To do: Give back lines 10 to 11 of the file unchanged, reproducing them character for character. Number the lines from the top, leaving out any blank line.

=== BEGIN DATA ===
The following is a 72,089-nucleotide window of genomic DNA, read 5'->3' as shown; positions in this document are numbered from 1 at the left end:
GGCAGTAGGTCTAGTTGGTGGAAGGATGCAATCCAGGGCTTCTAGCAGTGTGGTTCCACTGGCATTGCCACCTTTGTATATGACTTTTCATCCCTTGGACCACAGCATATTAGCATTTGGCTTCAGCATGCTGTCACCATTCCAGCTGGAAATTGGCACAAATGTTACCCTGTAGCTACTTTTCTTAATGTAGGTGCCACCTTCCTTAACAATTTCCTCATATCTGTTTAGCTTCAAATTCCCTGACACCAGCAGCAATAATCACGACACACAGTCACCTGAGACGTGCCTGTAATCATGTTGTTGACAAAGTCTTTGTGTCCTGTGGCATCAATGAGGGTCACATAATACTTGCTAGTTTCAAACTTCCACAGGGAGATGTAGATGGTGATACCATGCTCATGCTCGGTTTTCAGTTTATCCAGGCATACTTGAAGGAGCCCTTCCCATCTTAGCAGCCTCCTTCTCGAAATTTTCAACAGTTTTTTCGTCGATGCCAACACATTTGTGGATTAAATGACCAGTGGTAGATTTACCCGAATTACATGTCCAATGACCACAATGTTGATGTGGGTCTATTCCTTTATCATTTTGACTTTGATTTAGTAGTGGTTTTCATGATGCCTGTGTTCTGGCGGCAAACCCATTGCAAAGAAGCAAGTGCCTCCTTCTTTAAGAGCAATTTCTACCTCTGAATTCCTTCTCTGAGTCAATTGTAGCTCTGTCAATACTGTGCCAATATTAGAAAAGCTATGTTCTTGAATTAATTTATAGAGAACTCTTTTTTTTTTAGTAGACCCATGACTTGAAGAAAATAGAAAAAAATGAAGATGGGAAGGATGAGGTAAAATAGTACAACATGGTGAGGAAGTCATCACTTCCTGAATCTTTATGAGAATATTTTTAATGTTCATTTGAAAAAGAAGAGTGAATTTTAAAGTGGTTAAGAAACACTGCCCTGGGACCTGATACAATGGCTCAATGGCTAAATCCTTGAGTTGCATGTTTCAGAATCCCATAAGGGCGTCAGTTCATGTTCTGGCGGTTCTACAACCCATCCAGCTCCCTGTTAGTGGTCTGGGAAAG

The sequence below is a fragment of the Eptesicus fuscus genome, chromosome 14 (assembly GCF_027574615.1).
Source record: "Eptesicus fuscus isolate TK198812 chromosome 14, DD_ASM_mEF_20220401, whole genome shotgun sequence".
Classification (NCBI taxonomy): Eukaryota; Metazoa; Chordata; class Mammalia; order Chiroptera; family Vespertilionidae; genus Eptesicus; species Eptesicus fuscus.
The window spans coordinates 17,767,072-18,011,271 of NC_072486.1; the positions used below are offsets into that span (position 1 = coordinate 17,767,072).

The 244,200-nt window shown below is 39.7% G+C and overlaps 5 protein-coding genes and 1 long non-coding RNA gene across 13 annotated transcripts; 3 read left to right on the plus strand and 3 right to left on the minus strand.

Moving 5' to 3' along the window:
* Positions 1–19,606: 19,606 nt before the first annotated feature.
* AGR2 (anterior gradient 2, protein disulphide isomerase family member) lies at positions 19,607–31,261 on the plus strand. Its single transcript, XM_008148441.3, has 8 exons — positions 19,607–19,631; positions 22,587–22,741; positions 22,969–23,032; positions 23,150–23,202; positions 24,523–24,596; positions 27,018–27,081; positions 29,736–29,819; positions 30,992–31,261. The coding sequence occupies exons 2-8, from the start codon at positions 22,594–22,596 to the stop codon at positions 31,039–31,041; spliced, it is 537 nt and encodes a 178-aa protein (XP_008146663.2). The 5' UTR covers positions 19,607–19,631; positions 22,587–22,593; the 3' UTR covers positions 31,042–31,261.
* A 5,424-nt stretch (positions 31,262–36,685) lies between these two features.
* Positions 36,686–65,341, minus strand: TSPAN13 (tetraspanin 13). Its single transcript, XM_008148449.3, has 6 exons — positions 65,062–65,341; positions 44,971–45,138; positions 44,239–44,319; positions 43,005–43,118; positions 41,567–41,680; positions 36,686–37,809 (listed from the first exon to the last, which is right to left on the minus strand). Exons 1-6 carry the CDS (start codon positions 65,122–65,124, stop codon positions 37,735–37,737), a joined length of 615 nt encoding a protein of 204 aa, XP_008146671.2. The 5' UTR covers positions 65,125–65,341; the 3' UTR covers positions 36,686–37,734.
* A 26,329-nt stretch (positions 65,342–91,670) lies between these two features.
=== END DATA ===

* AGR2 (anterior gradient 2, protein disulphide isomerase family member) lies at positions 19,607–31,261 on the plus strand. Its single transcript, XM_008148441.3, has 8 exons — positions 19,607–19,631; positions 22,587–22,741; positions 22,969–23,032; positions 23,150–23,202; positions 24,523–24,596; positions 27,018–27,081; positions 29,736–29,819; positions 30,992–31,261. The coding sequence occupies exons 2-8, from the start codon at positions 22,594–22,596 to the stop codon at positions 31,039–31,041; spliced, it is 537 nt and encodes a 178-aa protein (XP_008146663.2). The 5' UTR covers positions 19,607–19,631; positions 22,587–22,593; the 3' UTR covers positions 31,042–31,261.
* A 5,424-nt stretch (positions 31,262–36,685) lies between these two features.